This lesson is an overview of the structure of the 2-week course. The students will see what a table-top smart greenhouse looks like and learn what they will need to get it to work. By the end of the lesson, the students will know what a micro-controller is and have some basic experience programming with (Micro)Python.
A fully functional smart greenhouse for demonstration, smart greenhouse kits for each pair of students, Reading Material
Set up a fully functional smart greenhouse before class. As students come in, invite them to take a look at the smart greenhouse and explore what it can do and how it does it. Encourage the students to guess which part does what.
As the students get settled, ask them to discuss in pairs these two questions:
Have the students share their ideas.
Explain to the students that their final project is to build a smart greenhouse themselves. Here are the expectations:
By the end of the course, they could also choose to bring the smart greenhouse home to continue taking care of their plants.
Introduce to the students that they are going to build the smart greenhouse by programming a micro-controller (or MCU, micro-controller unit). Show them the Wio Link board that they will be programming. Explain that a MCU is like a computer. The biggest difference is that desktop computers or laptops are more powerful, so we use them to do many things, such as web surfing, gaming, coding, listening to music, etc. MCUs, on the other hand, are smaller and designed to do one task, so they can be made much smaller and cheaper. We can directly program MCU to control other devices, such as sensors. After this, walk the students through the usb ports, configuration and reset buttons, battery ports, the LED indicators, and the 6 ports we will be programming with.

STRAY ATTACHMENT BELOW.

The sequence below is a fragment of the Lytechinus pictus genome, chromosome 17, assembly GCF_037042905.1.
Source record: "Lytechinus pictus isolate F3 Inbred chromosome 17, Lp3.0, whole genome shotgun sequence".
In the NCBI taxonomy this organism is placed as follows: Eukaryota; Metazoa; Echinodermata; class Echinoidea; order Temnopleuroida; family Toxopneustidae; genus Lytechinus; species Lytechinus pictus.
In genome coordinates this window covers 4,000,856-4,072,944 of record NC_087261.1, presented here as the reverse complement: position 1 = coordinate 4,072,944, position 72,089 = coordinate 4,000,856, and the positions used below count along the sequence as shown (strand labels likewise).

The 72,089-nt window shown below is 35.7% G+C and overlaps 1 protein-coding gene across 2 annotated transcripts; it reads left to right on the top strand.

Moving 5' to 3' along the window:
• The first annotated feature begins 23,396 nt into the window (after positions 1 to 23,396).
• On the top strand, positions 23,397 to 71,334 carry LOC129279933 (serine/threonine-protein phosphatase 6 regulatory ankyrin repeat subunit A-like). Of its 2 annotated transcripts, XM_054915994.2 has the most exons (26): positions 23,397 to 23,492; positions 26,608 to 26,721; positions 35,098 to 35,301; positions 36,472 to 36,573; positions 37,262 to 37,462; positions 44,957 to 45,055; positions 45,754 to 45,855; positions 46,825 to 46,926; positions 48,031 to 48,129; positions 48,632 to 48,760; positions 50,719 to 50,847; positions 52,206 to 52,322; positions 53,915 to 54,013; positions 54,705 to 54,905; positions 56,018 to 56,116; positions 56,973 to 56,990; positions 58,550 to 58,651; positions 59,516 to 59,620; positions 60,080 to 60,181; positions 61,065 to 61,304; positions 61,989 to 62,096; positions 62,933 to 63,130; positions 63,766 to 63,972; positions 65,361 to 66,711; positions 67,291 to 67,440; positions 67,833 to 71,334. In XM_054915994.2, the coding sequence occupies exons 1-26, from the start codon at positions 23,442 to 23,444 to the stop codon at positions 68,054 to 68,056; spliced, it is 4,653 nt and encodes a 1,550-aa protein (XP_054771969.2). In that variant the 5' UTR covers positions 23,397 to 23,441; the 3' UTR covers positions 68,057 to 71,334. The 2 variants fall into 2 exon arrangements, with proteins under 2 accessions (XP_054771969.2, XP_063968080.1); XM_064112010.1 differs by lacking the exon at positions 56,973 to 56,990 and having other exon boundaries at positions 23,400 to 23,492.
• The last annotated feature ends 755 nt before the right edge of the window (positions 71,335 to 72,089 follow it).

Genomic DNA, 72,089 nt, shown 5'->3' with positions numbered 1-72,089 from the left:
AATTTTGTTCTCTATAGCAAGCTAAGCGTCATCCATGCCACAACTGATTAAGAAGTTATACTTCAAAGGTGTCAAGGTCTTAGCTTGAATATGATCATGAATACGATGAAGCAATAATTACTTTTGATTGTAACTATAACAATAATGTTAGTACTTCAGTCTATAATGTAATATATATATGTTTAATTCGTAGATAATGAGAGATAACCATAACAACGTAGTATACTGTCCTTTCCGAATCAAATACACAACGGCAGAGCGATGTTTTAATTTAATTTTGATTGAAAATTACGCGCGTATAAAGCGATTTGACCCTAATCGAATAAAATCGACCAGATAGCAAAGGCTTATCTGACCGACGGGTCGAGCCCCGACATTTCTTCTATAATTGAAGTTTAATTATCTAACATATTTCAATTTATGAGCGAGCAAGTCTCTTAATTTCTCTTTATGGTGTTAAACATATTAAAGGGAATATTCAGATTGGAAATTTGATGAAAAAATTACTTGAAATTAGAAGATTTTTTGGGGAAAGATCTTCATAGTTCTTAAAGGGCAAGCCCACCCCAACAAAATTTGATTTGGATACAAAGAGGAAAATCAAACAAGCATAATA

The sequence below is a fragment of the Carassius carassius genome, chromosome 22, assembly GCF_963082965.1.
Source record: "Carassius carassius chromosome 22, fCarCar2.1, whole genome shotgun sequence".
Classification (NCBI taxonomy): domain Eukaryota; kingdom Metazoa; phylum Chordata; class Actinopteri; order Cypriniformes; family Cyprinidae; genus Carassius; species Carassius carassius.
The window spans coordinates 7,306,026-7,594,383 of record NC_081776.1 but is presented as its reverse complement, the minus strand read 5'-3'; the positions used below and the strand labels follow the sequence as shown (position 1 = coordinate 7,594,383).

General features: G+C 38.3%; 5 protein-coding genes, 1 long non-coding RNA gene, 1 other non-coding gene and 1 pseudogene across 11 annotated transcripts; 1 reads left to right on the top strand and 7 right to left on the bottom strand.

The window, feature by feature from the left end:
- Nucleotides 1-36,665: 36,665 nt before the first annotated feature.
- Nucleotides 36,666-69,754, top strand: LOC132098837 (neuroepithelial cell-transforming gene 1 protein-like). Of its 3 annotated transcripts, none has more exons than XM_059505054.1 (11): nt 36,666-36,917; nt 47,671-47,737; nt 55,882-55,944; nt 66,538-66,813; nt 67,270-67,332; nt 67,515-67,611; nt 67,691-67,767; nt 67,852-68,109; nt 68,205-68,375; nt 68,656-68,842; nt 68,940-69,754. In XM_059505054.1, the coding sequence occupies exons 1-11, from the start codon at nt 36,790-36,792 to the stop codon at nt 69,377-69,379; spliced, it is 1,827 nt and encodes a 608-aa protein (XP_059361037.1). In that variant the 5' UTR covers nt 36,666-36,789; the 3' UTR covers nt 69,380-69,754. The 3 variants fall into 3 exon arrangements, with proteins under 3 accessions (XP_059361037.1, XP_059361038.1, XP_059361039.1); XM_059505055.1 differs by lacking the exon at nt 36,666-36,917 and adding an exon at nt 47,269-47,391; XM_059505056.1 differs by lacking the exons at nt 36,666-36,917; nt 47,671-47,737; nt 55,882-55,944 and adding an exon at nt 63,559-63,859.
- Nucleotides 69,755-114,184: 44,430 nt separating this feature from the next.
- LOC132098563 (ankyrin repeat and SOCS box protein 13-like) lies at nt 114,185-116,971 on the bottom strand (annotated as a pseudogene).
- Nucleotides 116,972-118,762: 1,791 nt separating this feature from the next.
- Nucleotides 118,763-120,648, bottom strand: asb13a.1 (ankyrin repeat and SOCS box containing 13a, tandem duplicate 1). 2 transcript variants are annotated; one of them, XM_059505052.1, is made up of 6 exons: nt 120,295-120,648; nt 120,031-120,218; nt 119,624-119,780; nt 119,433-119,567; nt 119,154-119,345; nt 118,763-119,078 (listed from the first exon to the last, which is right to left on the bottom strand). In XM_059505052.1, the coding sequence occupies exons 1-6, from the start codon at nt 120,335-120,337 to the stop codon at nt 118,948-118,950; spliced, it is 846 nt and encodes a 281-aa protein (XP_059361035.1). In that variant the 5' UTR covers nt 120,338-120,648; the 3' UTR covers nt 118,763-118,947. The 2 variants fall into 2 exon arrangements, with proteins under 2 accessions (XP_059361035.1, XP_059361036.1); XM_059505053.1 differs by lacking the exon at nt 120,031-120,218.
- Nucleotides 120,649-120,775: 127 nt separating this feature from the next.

Introduce to the students that we are going to code in a programing language called Python (ask students what they know about programming languages). The reason why we use Python is that it’s easy to learn, but at the same time very powerful. It’s one of the most popular languages nowadays, and Python skills are very desirable in the job market.
Now demonstrate to the students the EsPy program that they are going to be using. Walk them through how to connect the Wio Link board to the computer, find the port in EsPy, and get it ready to program in EsPy.
Since MCUs are computers, we can use them as sophisticated calculators. Within the terminal, start typing in basic math operations, such as
5 + 10 and
1.2-1.0. Addition and subtraction might be easy, but some
students might not be familiar with the multiplication
* operator, the
/ operator, and/or the exponentiation operator
sure they locate these operators on the keyboard. The exponentiation
operator can be used to obtain really large numbers, which Python
handles well. Make sure the students have the chance to experience that.
It does NOT matter if there are spaces, or even multiple between values and operators.
Here are the basic mathematical operators in Python:
|Python operator||Mathematical Operator|
||\(a \times b\)|
||\(a \div b\)|
It is possible to carry out complicated operations, such as square roots and trigonometry. In order to do that, we will need to type in
import math in the terminal. Notice that
import becomes blue, which means that this word has special meaning in Python.
Smartphones only come with basic functionalities, such as connecting to WiFi, text messages, etc. Apps will expand the functionalities of smartphones. Python works the same way. Base Python offers only basic functionalities. We will need extra modules to do more sophisticated things. Before we use these modules, we will need to
math.sqrt(625) and see what happens. Explain to the students that
sqrt() is a function. Ask the students to compare the similarities of this notation with a function that they know in math. The dot notation tells Python to look for this function in the
math module, which works like a folder. A lot of mathematical functions are organized within the
math folder. Also introduce
from math import sqrt to avoid writing
math. over and over again.
mathmodule to perform square roots
Have the students discuss the following question:
Explain to the students that we will be answering these questions throughout the course. We will revisit these questions at the end of the course and see if their ideas will change. When discussing Question 3, highlight the idea that the most important quality of a good coder is not intelligence, but resiliency. Codes don’t work 99% of the time, and it is important that they don’t give up.
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